We’ve had a great month of student interviews and hope you have enjoyed them. You can review all of the fall interviews here. Closing out this last week of November, here is Nathan Heep! Nathan is a second year master’s student studying information architecture and user experience (UX) at the iSchool.
Where is your internship and what do you do?
I work as a taxonomic intern for the e-commerce data company, Edgecase. My job is to classify product data for efficient human curation.
What drew you to this internship?
- I was enrolled in Dr. Anderson’s Science Data Informatics course last Spring and spent a great deal of time researching how to use taxonomic and ontological concepts in business practices. I wrote a research report on using the XBRL ontology for financial reporting and recognized different ways to leverage linked data in various contexts. I began looking for work in the area of taxonomy and Edgecase had an open position. I had knowledge of classification and taxonomic work from prior experience at an archaeological research center, so the position seemed like a good fit.
What have you enjoyed most about your internship?
Pretty much everything. The work itself is demanding and difficult, but exciting and rewarding too. I enjoy working in fast paced environments where I feel the work I produce makes a positive impact for the company as well as our customers.
What have you learned from your internship?
- I’ve learned a lot about managing expectations both for the clients and for the business, how to maintain deadlines amid rapidly changing and aggressive priorities, and how to leverage other departments and roles to most efficiently complete a task. In terms of specifics, I’ve spent a great deal of time researching and developing a global library of products for classification and curation purposes, reviewing the information lifecycle of a given bit of data here at Edgecase, and the various strategies on how to take the IP forward. Something a little new each week.
What skills, knowledge or experience did you develop in a class that you have used at this internship?
Oh, quite a bit. Concepts from courses on design thinking, interaction design, project development, and user experience come into play daily, as we’re constantly thinking of new ways to interact with clients and customers. My role directly concerns the information architecture of our platform, where I have brought in concepts I’ve learned from courses on IA, database management, data wrangling, and science data informatics. I’ve brought in a considerable amount of my taxonomic and classification experience as well. I would say that by and large, many courses at the iSchool have influenced my decision making processes on a variety of levels.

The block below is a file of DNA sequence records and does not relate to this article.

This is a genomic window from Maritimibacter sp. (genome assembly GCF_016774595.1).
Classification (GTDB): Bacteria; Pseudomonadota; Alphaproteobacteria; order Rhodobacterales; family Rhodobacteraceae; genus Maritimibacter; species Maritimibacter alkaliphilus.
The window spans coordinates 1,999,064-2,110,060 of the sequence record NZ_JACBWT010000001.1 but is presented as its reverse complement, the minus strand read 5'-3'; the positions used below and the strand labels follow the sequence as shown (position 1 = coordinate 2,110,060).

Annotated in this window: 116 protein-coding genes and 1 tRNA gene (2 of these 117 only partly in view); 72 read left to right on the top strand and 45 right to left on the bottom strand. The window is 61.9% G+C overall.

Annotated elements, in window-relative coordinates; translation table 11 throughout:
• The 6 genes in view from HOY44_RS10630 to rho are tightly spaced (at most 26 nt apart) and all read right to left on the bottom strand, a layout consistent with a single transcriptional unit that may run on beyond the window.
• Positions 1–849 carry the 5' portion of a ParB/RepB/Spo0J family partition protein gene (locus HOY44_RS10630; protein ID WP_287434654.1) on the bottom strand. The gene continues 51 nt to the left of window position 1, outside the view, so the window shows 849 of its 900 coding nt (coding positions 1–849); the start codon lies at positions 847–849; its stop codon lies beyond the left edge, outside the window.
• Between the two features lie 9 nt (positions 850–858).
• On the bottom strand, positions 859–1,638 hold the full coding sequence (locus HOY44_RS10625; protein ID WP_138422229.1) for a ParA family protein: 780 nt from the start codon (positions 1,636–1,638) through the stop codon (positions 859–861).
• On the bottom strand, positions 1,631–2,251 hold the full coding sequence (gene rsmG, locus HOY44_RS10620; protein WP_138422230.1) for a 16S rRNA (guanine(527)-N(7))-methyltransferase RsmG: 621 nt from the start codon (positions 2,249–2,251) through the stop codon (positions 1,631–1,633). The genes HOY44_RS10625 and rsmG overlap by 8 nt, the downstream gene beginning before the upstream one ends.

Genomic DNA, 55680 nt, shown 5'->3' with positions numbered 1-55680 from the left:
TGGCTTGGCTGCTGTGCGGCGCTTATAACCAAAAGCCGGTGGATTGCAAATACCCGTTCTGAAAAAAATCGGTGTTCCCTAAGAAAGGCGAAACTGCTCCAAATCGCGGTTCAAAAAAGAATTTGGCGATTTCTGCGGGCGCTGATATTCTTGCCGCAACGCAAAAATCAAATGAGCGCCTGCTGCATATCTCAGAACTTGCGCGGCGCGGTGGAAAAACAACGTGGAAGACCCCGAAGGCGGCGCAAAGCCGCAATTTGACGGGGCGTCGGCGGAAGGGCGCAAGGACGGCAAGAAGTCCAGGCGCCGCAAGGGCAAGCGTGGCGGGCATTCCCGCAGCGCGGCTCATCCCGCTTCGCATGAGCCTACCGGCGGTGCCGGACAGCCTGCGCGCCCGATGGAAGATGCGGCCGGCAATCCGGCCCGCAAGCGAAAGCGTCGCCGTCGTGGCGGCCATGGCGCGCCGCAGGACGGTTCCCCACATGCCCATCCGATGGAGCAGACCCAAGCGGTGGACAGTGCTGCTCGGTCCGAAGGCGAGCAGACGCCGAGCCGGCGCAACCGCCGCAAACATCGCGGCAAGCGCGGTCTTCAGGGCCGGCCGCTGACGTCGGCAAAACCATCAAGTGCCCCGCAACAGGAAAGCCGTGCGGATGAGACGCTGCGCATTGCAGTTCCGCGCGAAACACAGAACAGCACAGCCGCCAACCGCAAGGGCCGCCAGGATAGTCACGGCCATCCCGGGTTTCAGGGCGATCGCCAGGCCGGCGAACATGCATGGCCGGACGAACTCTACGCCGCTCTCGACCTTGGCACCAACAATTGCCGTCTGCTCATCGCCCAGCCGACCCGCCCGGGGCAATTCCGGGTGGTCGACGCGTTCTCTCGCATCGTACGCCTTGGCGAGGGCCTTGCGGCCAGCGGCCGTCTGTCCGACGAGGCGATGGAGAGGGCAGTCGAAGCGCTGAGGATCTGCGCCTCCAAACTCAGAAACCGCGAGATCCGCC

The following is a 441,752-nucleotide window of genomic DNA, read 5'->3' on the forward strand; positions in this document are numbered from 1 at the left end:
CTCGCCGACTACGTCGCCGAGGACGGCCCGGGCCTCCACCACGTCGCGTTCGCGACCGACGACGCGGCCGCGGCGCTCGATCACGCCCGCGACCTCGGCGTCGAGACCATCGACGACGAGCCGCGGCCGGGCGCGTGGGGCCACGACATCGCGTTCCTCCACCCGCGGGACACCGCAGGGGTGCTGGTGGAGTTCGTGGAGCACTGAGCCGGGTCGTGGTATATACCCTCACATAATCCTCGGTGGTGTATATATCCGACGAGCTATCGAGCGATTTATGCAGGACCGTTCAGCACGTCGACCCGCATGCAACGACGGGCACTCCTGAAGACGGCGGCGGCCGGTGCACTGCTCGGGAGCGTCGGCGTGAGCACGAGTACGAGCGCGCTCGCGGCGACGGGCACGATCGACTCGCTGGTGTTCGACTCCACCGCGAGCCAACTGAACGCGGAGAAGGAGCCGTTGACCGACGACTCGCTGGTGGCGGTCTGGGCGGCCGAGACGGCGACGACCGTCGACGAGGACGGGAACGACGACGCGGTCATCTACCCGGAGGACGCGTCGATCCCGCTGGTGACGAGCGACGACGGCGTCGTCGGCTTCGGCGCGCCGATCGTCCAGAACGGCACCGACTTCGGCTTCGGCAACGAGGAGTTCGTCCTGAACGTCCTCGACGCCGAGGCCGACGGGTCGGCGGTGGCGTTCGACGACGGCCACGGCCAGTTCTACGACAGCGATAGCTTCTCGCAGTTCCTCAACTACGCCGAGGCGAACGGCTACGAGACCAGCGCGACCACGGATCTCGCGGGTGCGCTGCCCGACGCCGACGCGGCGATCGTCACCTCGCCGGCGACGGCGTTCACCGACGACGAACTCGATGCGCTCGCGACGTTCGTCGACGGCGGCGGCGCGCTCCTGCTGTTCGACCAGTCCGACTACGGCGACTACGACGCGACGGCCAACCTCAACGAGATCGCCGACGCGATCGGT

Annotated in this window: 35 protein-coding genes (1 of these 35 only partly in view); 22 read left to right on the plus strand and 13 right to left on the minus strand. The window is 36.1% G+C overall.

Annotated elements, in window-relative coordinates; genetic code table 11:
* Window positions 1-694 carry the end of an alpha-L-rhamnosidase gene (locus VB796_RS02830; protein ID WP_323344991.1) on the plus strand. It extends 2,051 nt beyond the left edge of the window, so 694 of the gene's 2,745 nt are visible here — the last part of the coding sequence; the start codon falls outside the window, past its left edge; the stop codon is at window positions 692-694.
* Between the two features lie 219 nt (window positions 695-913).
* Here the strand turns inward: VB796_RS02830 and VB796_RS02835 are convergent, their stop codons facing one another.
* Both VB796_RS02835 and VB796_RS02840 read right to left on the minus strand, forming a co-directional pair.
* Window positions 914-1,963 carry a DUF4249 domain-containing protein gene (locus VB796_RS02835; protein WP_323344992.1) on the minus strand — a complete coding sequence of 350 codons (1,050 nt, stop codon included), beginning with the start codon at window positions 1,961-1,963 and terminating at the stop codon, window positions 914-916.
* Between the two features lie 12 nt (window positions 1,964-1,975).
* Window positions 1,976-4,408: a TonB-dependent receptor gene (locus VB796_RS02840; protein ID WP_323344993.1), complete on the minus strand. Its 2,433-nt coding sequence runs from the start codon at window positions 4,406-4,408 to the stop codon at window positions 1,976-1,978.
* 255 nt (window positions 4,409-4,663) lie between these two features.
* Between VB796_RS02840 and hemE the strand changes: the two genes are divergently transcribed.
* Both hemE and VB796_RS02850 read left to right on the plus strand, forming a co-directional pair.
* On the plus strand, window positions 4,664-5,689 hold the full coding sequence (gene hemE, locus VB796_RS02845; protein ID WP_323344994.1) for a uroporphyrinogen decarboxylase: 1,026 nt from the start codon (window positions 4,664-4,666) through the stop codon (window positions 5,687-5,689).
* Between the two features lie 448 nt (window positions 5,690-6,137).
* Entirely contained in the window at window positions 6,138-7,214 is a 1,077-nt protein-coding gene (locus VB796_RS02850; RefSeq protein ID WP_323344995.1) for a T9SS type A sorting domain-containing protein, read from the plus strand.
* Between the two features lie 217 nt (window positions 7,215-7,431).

How did you find this internship position? What resources did you use?
I found the internship on the iSchools career website.
When did you begin searching for an internship and how long did it take to find this position?
I started looking around late February and was hired early June, so a few months I would say.
Is there a class that you’d recommend to students interested in developing the skills needed to work in a similar internship/position?
- For this type of position, definitely a background in classification or archiving is a plus. In general, I would just keep an open mind when learning about new or alternative ways of thinking in your courses. You never know when a new bit of information will become useful.
What advice would you give other students searching for an internship or work opportunity?
Keep looking and use your background to your advantage. I did not get hired at Edgecase because I was a taxonomist, but because I was able to leverage my background and skills in a way that made sense for the company’s needs. If you aren’t a designer and you are applying for a design internship, don’t try to make yourself seem more “designy” because you think it is necessary to land the role. Often employers are looking for that alternative perspective that makes you unique, and trying to shoehorn your past skills into something you are not is less valuable than spelling out exactly what your background and skills allow you to do. You are your own best advocate, so be yourself.
That’s excellent advice, Nathan!